All the legacies in the first clause, except perhaps the legacy of $100 each to his three grandchildren, were intended to take effect upon the death of the wife. It is plainly so as to the legacy of $3,000, to Elizabeth, which in terms is ordered to be paid out of the proceeds of real estate to be sold after the widow's death. It must have been intended that the legacy of $1,800, to Mrs. Vedder, should also be paid out of the proceeds of the same real estate, as there was no other property out of which it could be paid, and hence the payment of that legacy was deferred until after the widow's death; and it is clear that the mortgage was to be "paid" or delivered to Mrs. Stimson at the same time, as it is given in the same language and in the same sentence with the legacy to Mrs. Vedder. The residue mentioned in the first clause had reference to the residue of the proceeds of the house and lot and furniture, and that residue is payable immediately after the discharge of the specific legacies, and they cannot be discharged until after the death of the widow.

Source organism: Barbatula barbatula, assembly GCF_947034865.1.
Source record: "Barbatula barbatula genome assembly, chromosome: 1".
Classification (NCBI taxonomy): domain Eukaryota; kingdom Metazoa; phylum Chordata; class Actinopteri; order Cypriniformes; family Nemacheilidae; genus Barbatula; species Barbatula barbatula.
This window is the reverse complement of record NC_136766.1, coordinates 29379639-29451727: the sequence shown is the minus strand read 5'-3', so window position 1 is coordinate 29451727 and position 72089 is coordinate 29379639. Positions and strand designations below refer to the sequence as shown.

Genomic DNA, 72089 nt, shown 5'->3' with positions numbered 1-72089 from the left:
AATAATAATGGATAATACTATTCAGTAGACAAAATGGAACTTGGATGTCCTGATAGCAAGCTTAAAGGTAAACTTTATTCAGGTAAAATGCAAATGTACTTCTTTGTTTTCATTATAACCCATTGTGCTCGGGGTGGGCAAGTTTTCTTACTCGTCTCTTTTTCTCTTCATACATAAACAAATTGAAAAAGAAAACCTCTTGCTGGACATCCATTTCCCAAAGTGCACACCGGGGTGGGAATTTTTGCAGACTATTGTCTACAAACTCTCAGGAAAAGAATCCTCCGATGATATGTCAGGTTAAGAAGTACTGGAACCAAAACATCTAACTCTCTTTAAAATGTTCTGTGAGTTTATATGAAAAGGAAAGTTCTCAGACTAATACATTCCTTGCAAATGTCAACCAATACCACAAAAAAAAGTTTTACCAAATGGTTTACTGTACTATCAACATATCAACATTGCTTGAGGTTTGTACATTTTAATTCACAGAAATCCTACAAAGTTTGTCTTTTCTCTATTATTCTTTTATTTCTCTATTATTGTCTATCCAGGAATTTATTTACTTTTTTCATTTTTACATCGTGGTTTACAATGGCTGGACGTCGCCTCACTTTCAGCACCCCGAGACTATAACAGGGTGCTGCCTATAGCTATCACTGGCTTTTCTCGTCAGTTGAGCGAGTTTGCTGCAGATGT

We are, therefore, of opinion that the executors are required to hold the mortgage during the life of the widow, and to use the income from the same to make up the annuity of $500. In case the mortgage should be paid, then the proceeds will represent it, and the income of the same will be taken during the life of the widow, and at her death the $2,000 must be paid to Mrs. Stimson in lieu of the mortgage.